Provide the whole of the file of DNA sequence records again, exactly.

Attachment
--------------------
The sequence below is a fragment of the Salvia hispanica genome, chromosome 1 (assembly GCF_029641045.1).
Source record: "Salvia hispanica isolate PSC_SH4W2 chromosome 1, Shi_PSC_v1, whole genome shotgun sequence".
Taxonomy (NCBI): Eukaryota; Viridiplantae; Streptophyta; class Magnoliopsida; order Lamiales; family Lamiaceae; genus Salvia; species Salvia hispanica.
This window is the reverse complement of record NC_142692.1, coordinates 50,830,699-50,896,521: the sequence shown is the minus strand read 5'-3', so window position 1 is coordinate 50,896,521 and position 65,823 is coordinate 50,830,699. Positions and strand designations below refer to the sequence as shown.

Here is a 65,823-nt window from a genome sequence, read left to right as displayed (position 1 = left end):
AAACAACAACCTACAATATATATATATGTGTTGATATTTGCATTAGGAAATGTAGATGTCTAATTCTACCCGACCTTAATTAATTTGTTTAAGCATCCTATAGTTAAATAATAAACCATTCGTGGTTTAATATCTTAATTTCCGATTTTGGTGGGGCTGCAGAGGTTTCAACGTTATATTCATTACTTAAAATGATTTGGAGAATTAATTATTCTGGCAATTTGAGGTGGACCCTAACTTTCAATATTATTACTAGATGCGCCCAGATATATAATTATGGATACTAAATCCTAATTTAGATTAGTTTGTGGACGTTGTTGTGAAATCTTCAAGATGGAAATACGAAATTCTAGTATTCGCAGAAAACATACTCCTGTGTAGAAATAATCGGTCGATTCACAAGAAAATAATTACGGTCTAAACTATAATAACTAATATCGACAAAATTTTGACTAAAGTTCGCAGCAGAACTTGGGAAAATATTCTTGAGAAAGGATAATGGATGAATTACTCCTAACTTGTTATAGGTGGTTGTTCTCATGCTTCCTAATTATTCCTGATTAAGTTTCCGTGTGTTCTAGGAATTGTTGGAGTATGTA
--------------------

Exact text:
The sequence below is a fragment of the Salvia hispanica genome, chromosome 1 (assembly GCF_029641045.1).
Source record: "Salvia hispanica isolate PSC_SH4W2 chromosome 1, Shi_PSC_v1, whole genome shotgun sequence".
Taxonomy (NCBI): Eukaryota; Viridiplantae; Streptophyta; class Magnoliopsida; order Lamiales; family Lamiaceae; genus Salvia; species Salvia hispanica.
This window is the reverse complement of record NC_142692.1, coordinates 50,830,699-50,896,521: the sequence shown is the minus strand read 5'-3', so window position 1 is coordinate 50,896,521 and position 65,823 is coordinate 50,830,699. Positions and strand designations below refer to the sequence as shown.

Here is a 65,823-nt window from a genome sequence, read left to right as displayed (position 1 = left end):
AAACAACAACCTACAATATATATATATGTGTTGATATTTGCATTAGGAAATGTAGATGTCTAATTCTACCCGACCTTAATTAATTTGTTTAAGCATCCTATAGTTAAATAATAAACCATTCGTGGTTTAATATCTTAATTTCCGATTTTGGTGGGGCTGCAGAGGTTTCAACGTTATATTCATTACTTAAAATGATTTGGAGAATTAATTATTCTGGCAATTTGAGGTGGACCCTAACTTTCAATATTATTACTAGATGCGCCCAGATATATAATTATGGATACTAAATCCTAATTTAGATTAGTTTGTGGACGTTGTTGTGAAATCTTCAAGATGGAAATACGAAATTCTAGTATTCGCAGAAAACATACTCCTGTGTAGAAATAATCGGTCGATTCACAAGAAAATAATTACGGTCTAAACTATAATAACTAATATCGACAAAATTTTGACTAAAGTTCGCAGCAGAACTTGGGAAAATATTCTTGAGAAAGGATAATGGATGAATTACTCCTAACTTGTTATAGGTGGTTGTTCTCATGCTTCCTAATTATTCCTGATTAAGTTTCCGTGTGTTCTAGGAATTGTTGGAGTATGTA